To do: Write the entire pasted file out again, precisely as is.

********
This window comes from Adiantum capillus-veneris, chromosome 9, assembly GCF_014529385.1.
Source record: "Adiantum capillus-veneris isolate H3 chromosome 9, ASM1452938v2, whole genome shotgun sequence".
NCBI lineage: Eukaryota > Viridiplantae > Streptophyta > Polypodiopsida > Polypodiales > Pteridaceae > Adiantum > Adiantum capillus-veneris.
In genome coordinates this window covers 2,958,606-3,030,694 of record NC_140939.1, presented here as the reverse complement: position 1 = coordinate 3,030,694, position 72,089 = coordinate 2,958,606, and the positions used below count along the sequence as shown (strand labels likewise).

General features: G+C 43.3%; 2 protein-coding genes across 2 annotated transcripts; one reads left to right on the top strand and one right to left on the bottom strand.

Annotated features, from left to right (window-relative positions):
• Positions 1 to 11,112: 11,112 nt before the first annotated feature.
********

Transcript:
This window comes from Adiantum capillus-veneris, chromosome 9, assembly GCF_014529385.1.
Source record: "Adiantum capillus-veneris isolate H3 chromosome 9, ASM1452938v2, whole genome shotgun sequence".
NCBI lineage: Eukaryota > Viridiplantae > Streptophyta > Polypodiopsida > Polypodiales > Pteridaceae > Adiantum > Adiantum capillus-veneris.
In genome coordinates this window covers 2,958,606-3,030,694 of record NC_140939.1, presented here as the reverse complement: position 1 = coordinate 3,030,694, position 72,089 = coordinate 2,958,606, and the positions used below count along the sequence as shown (strand labels likewise).

General features: G+C 43.3%; 2 protein-coding genes across 2 annotated transcripts; one reads left to right on the top strand and one right to left on the bottom strand.

Annotated features, from left to right (window-relative positions):
• Positions 1 to 11,112: 11,112 nt before the first annotated feature.